Love handles. Muffin top. Spare tire. Menopot. Jelly belly. As I explain in my best selling book, The Estrogen Fix, women use a lot of disparaging terms for the belly fat associated with menopause. As they stare into the mirror at their once-svelte bodies and try to zip up a favorite pair of pants, they wonder what is going on. “I’ve got a closet full of clothes that don’t fit,” one of my patients told me, “and I don’t get it! I go to the gym four times a week and eat a pretty healthy diet. I cut way back on carbs like pasta and bread and treat myself to a glass of wine just twice a week, but nothing I do makes any difference. If I lose weight, it’s from my face, neck, and arms, but not from my waist and belly.”
Belly fat is not just a cosmetic issue, limited to the amount of fat we can pinch between our fingers; it also has a more sinister medical significance. Another accumulation of fat surrounds our internal organs beneath the fascia or canvas covering of our belly: visceral fat. It really should be called “vicious” fat because it contributes to a host of diseases that increase the risk of heart disease, high blood pressure, stroke, joint disease, and type 2 diabetes, though for 16 percent of women, their metabolism stays healthy in spite of their increased weight, probably because of genetic factors. Studies show that being overweight or obese isn’t only a medical issue; it also affects quality of life and self-esteem.
Body Mass Index (BMI)
Body mass index (BMI) is a person’s weight in kilograms divided by the square of height in meters. A high BMI can be an indicator of high body fat. BMI is a screening tool, but it does not diagnose fatness or health of an individual.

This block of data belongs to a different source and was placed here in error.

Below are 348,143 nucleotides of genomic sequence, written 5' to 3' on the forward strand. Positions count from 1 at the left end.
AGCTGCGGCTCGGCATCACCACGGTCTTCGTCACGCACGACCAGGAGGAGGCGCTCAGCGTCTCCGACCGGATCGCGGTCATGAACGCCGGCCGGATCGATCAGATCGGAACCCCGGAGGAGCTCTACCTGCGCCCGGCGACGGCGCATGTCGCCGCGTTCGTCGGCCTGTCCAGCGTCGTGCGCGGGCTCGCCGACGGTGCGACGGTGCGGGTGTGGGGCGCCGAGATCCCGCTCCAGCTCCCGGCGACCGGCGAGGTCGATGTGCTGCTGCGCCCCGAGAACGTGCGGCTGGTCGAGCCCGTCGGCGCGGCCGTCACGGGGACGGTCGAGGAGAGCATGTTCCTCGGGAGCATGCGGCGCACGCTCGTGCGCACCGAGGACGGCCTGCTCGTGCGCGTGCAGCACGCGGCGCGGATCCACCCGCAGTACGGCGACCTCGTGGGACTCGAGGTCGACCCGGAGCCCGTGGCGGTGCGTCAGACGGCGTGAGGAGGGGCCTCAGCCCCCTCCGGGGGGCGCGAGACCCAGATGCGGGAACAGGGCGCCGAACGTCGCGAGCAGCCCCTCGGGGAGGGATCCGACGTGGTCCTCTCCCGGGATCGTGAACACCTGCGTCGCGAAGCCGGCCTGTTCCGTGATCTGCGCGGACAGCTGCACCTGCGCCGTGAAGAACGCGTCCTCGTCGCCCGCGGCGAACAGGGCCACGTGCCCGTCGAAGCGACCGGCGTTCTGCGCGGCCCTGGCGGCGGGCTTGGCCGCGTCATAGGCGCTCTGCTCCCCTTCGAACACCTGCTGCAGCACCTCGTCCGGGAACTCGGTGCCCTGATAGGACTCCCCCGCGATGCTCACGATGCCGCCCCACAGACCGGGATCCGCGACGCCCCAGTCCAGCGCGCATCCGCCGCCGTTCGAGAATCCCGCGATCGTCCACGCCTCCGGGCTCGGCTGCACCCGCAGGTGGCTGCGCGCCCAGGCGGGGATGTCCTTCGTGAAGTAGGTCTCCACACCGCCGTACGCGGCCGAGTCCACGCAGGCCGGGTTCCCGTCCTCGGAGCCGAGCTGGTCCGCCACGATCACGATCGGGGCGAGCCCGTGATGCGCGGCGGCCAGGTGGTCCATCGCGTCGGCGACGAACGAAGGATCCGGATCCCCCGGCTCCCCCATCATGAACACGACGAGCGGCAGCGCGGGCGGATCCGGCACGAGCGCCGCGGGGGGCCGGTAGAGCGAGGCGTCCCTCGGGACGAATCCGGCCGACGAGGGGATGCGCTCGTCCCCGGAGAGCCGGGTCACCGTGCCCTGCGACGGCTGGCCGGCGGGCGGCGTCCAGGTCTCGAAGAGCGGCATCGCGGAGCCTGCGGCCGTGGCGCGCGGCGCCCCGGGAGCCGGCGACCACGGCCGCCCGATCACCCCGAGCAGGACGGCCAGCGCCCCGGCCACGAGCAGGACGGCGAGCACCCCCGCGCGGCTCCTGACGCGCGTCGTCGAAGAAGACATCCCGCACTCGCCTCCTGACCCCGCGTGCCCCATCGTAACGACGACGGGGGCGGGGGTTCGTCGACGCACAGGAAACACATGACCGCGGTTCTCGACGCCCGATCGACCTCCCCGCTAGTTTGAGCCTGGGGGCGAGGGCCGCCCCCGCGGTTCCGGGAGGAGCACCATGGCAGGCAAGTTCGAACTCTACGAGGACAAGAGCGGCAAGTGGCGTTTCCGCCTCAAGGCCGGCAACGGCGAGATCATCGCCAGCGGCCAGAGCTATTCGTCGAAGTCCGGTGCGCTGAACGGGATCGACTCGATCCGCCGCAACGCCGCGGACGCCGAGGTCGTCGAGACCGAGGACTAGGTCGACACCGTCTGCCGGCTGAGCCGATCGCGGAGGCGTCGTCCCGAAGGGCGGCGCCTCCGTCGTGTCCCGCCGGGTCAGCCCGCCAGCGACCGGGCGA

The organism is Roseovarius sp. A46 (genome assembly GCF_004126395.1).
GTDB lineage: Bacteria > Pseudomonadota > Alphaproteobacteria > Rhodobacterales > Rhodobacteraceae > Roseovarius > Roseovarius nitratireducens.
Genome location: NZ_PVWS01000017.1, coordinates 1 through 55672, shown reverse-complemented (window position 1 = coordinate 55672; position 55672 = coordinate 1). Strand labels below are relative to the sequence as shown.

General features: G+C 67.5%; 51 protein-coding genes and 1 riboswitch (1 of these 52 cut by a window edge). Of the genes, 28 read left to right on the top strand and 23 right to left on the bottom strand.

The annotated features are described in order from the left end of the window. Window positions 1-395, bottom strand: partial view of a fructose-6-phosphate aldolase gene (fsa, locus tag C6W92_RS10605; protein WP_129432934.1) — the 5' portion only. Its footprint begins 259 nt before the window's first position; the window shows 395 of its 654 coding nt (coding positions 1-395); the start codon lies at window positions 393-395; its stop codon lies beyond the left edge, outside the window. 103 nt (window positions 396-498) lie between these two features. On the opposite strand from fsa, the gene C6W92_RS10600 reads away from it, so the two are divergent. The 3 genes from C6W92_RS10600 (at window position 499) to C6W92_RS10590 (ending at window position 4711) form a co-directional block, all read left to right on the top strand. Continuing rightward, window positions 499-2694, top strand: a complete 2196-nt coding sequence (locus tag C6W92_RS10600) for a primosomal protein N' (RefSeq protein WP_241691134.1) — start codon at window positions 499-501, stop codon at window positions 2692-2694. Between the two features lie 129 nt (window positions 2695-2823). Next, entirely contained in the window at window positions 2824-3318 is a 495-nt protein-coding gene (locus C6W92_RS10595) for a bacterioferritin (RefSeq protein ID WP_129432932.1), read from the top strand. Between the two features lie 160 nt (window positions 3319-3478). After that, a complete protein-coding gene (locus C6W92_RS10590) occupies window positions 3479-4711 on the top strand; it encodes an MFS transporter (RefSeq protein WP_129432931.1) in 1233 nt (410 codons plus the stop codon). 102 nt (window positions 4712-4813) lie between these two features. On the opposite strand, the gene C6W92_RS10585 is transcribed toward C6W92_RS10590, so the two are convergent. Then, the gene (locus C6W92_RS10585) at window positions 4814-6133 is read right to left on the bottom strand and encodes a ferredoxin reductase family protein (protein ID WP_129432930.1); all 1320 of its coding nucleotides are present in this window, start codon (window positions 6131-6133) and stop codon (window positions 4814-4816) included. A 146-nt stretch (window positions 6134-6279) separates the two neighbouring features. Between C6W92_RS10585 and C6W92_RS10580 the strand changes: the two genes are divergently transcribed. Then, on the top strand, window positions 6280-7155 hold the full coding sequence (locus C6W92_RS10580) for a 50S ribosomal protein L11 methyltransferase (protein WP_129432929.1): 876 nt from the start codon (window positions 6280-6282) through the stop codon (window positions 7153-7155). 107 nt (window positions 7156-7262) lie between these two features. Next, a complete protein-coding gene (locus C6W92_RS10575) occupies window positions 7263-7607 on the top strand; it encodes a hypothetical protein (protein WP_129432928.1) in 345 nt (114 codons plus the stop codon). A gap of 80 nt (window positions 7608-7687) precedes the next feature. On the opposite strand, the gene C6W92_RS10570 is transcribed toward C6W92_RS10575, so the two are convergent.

To calculate your BMI, use the BMI calculator at: http://1.usa.gov/1dSzT3p.
- A BMI less than 18.5 falls within the underweight range.
- A BMI 18.5 to 24.9 falls within the normal or healthy weight range.
- A BMI 25.0 to 29.9 falls within the overweight range.
- A BMI 30.0 or higher falls within the obese range.
I have a personal appreciation for this issue. When I was helping my then 91-year-old mother move from the house I grew up in to a smaller condominium, I found a box of old newspapers. In that box were the headlines “Pearl Harbor Attacked” and “President Kennedy Assassinated.” But it was a different front-page headline that caught my attention; it read, “Mighty Might: The Fattest Kid in the County.” The photo was taken many years ago in December in front of a large Christmas window display at Sears filled with Santa and his reindeer and piles of fake snow. In front of him stood a fat two-and-a-half-year-old boy in pleated pants looking like Santa’s mini. The fat little boy in the picture was me. I learned growing up that being large does not expand how good you feel or how good you feel about yourself. Feeling bad about myself and being incessantly teased and unable to keep up with the other kids motivated me to learn to watch what I eat, get enough exercise, and control my weight as an adult. While being fat certainly isn’t healthy, I can tell you from personal experience, it’s also no fun.
According to Business Insider, the “average” American woman now wears a size 14 with “plus-sizes, often classified as sizes 14 to 34, needed for 67 percent of the population.” If this sounds like you, you are definitely not alone. For many women, this transition to clothes that are several sizes larger begins around menopause. Why is that? Does estrogen (too much or too little) influence midlife weight gain in women? We are going to explore the answers to these questions in future posts…stay tuned.
To find out how much your menopause symptoms are affecting you, take the Menopause Quiz. It’s free and takes only about 1-2 minutes.